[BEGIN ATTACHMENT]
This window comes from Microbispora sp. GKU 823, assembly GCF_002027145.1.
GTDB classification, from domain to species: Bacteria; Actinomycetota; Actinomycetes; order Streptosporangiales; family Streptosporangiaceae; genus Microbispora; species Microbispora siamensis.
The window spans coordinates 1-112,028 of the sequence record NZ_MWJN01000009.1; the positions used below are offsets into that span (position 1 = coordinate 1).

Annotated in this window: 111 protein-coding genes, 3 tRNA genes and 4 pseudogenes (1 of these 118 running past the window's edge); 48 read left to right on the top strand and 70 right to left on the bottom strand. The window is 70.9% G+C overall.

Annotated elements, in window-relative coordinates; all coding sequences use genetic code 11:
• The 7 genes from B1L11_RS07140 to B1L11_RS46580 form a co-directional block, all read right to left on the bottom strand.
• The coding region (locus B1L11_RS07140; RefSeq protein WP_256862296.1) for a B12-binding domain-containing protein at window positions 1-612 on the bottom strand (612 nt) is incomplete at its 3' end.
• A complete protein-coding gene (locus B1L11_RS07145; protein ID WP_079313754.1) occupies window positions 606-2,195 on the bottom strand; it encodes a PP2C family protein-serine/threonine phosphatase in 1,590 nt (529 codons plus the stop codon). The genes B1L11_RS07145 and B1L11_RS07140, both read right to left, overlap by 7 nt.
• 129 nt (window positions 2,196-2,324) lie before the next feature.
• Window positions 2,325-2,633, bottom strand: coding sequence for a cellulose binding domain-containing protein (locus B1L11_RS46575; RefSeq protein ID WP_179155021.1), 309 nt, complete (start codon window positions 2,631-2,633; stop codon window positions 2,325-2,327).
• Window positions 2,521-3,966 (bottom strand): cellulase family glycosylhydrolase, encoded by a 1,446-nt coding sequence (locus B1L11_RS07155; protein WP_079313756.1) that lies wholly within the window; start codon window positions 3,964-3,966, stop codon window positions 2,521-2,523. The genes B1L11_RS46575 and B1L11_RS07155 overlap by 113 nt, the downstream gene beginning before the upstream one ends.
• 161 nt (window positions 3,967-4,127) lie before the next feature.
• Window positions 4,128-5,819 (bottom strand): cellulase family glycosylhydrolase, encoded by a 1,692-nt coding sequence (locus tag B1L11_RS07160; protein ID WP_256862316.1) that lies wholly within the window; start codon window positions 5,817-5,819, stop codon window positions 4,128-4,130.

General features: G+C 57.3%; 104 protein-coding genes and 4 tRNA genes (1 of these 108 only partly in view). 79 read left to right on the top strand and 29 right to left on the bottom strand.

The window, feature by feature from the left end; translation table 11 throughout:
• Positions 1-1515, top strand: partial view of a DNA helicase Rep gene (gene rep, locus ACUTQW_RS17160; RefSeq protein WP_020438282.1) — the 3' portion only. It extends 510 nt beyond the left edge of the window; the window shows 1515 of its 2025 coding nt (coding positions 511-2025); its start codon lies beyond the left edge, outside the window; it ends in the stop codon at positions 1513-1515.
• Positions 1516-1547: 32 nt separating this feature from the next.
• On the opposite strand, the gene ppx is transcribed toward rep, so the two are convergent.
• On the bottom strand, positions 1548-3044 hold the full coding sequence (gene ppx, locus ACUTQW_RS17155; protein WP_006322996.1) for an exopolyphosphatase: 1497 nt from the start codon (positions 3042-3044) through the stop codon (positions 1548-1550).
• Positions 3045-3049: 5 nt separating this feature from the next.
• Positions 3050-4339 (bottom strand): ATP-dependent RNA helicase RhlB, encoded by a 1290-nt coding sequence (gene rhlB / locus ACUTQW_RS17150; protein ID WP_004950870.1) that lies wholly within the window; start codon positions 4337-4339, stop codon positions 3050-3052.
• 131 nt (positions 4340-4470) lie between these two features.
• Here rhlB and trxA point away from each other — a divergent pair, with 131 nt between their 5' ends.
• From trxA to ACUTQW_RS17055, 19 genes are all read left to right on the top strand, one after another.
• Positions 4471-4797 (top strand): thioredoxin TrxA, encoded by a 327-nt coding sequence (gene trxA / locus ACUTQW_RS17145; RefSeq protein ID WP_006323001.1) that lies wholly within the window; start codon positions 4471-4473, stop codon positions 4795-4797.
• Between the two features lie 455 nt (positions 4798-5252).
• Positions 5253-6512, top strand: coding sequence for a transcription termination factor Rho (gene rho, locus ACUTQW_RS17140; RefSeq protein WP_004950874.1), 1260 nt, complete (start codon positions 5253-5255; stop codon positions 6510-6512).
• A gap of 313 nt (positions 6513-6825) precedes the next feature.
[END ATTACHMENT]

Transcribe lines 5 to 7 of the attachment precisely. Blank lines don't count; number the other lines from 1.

Annotated elements, in window-relative coordinates; all coding sequences use genetic code 11:
• The 7 genes from B1L11_RS07140 to B1L11_RS46580 form a co-directional block, all read right to left on the bottom strand.
• The coding region (locus B1L11_RS07140; RefSeq protein WP_256862296.1) for a B12-binding domain-containing protein at window positions 1-612 on the bottom strand (612 nt) is incomplete at its 3' end.